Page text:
"The resumption of sanctions is a key change and catalyst," Freeh said, reminding that despite rhetoric we hear from different European states, companies will not take the risk of secondary U.S. sanctions for dealing with Iran.

"It's time to push forward with confidence, consistence and with a vision," Freeh concluded.  "Part of that vision is getting Madame Rajavi to visit the United States."

"I'm pleased to stand in solidarity with you and the people of Iran," said John Baird, former foreign minister of Canada.


John Baird.

Baird praised Iran for its phenomenal history and its great people and education.  "The only thing holding the people of Iran back are the mullahs," Baird said.  "We must rally these people to come together and fight for a better future."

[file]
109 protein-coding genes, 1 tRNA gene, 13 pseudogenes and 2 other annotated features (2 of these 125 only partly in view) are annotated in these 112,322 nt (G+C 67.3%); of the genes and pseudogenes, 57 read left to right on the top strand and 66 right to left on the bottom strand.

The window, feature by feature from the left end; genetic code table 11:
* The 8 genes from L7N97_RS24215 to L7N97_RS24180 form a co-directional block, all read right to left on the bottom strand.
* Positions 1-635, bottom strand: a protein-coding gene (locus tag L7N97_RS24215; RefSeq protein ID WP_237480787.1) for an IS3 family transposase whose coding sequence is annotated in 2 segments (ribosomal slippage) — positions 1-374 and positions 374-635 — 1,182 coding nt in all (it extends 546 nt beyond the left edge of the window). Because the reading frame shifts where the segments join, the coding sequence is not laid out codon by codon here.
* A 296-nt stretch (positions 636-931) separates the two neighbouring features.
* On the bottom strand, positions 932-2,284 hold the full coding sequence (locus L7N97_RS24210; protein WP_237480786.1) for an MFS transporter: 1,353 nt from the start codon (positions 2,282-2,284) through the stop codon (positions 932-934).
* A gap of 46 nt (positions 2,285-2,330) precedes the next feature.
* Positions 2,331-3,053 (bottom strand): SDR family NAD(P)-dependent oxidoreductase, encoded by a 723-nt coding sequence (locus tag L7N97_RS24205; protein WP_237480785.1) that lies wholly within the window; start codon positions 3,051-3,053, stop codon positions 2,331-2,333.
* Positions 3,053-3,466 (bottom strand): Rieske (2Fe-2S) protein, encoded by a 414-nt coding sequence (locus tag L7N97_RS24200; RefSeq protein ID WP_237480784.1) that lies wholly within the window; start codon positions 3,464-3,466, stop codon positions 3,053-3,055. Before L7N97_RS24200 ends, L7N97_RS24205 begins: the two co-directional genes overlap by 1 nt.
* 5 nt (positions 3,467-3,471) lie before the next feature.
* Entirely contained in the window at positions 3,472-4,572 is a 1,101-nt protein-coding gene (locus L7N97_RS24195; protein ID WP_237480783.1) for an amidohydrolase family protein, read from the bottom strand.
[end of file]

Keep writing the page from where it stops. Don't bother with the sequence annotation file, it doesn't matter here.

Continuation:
"It's the first time in 65 years that a American president understands something about Iran," said Yves Bonnet, former governor and head of France's Internal Security Service (DST).


Yves Bonnet.

"In a true democracy [such as] ours, we have all the keys to understand the ideals PMOI and the NCRI, which we share," Bonnet said, praising the PMOI-MEK for having stayed true to its ideals and its course despite the many trials and tribulations in the recent decades.

"The political situation in Iran is like a volcano," Struan Stevenson, coordinator for change in Iran and former president of the European Parliament's Delegation for Relations with Iraq, asserted.

Stevenson remarked that the significance of recent protests in Iran is that it was a massive uprising not only in Tehran, but in 142 cities.  "These are young people who are prepared to risk the ultimate price and go to protests," he said.  "There's going to be a volcanic eruption that will sweep away this evil regime."